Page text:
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Special Issue "Teenage Reproductive Health"

A special issue of International Journal of Environmental Research and Public Health (ISSN 1660-4601). This special issue belongs to the section "Global Health".

Deadline for manuscript submissions: 15 December 2018

Special Issue Editor

Guest Editor
Dr. Jennifer M. Grossman

Wellesley Centers for Women, Wellesley College, Wellesley, MA 02481, USA
Website | E-Mail
Phone: 781-283-2521
Interests: adolescent development; sexual risk and prevention; family sexuality communication; teen-family relationships; evaluation of preventive programs; qualitative and mixed-methods approaches

Special Issue Information

Dear Colleagues,

Risky sexual behaviors leave teens vulnerable to sexually transmitted infections (STIs) and unplanned pregnancy, which impact sexual and reproductive health worldwide. Many teen parents drop out of school, incurring educational and economic setbacks for themselves and their children. Individual and systemic supports, such as school and community-based programs, healthcare services, and family and peer-based interventions can mitigate the potential for risky sexual behavior. Studies that address teens’ contexts, such as race and culture, gender, sexual orientation and family backgrounds can be used to develop and inform interventions that are sustainable, relevant, and context-specific. This Special Issue will focus on the genesis and implications of teens’ sexual risk behaviors and delineate contextually-relevant supports for teens’ reproductive health.

This Special Issue is open to any subject related to barriers to and supports for teenage reproductive health. The listed keywords suggest a few of the many possibilities.

Dr. Jennifer M. Grossman
Guest Editor

Manuscript Submission Information

Manuscripts should be submitted online at www.mdpi.com by registering and logging in to this website. Once you are registered, click here to go to the submission form. Manuscripts can be submitted until the deadline. All papers will be peer-reviewed. Accepted papers will be published continuously in the journal (as soon as accepted) and will be listed together on the special issue website. Research articles, review articles as well as short communications are invited. For planned papers, a title and short abstract (about 100 words) can be sent to the Editorial Office for announcement on this website.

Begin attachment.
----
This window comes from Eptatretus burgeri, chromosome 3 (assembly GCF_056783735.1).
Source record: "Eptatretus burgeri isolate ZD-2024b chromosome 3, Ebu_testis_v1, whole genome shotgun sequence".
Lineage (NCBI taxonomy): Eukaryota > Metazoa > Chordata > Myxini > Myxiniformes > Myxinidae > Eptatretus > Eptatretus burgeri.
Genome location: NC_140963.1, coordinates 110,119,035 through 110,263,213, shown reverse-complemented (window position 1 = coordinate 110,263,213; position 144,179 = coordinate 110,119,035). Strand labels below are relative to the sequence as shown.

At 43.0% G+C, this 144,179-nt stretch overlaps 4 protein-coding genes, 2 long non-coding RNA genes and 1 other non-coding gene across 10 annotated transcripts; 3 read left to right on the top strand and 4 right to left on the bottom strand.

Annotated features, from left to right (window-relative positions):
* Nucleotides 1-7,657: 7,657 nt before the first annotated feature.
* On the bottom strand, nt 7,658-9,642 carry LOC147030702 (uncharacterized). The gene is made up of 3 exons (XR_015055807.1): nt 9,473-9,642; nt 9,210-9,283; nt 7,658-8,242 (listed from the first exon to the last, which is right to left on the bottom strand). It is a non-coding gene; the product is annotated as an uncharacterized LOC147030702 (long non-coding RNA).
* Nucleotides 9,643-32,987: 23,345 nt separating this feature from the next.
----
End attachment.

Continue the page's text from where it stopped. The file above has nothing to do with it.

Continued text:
Submitted manuscripts should not have been published previously, nor be under consideration for publication elsewhere (except conference proceedings papers). All manuscripts are thoroughly refereed through a single-blind peer-review process. A guide for authors and other relevant information for submission of manuscripts is available on the Instructions for Authors page. International Journal of Environmental Research and Public Health is an international peer-reviewed open access monthly journal published by MDPI.

Please visit the Instructions for Authors page before submitting a manuscript. The Article Processing Charge (APC) for publication in this open access journal is 1600 CHF (Swiss Francs). Submitted papers should be well formatted and use good English. Authors may use MDPI's English editing service prior to publication or during author revisions.


  • Teen pregnancy
  • Teen parenting
  • Social contexts of teen health and relationships
  • Family and peer supports for teen sexual health
  • STIs
  • Social media and teen sexual health
  • Prevention and intervention programs
  • Educational impacts of teen pregnancy
  • Economic impacts of teen pregnancy/STIs

Published Papers (1 paper)

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Open AccessArticle Socio-Demographic, Health and Lifestyle Factors Influencing Age of Sexual Initiation among Adolescents
Int. J. Environ. Res. Public Health 2018, 15(9), 1851; https://doi.org/10.3390/ijerph15091851
Received: 11 July 2018 / Revised: 21 August 2018 / Accepted: 23 August 2018 / Published: 27 August 2018
PDF Full-text (362 KB) | HTML Full-text | XML Full-text | Supplementary Files
Behavioural and developmental factors mean that adolescents who initiate sexual intercourse early may be at an increased risk of adverse sexual health outcomes at the time of first sex and later in life. In an Irish context, there is insufficient knowledge about the
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Behavioural and developmental factors mean that adolescents who initiate sexual intercourse early may be at an increased risk of adverse sexual health outcomes at the time of first sex and later in life. In an Irish context, there is insufficient knowledge about the specific correlates of early sexual initiation. This research explores relationships between contextual socio-demographic, health and lifestyle factors and the timing of first sexual intercourse among 15–17-year-olds in Ireland. Multiple regression analysis was carried out in conjunction with Multiple Imputation using data collected through the 2014 Health Behaviour in School-Aged Children Ireland study on a sample of 879 sexually active adolescents. The socio-demographic and lifestyle factors measured were a stronger predictor of age of sexual initiation among girls than boys. Risk behaviour initiation was significantly related to age of sexual initiation for adolescents, while alcohol use/drunkenness and unhealthy food consumption was significant among girls only. Family support and number of male friends were significant predictors for boys only. The study highlights the need for holistic approaches to sexual health promotion and provides a foundation for the development of alternative strategies and policies aimed at reducing negative health, well-being, educational and economic outcomes. Full article
(This article belongs to the Special Issue Teenage Reproductive Health)
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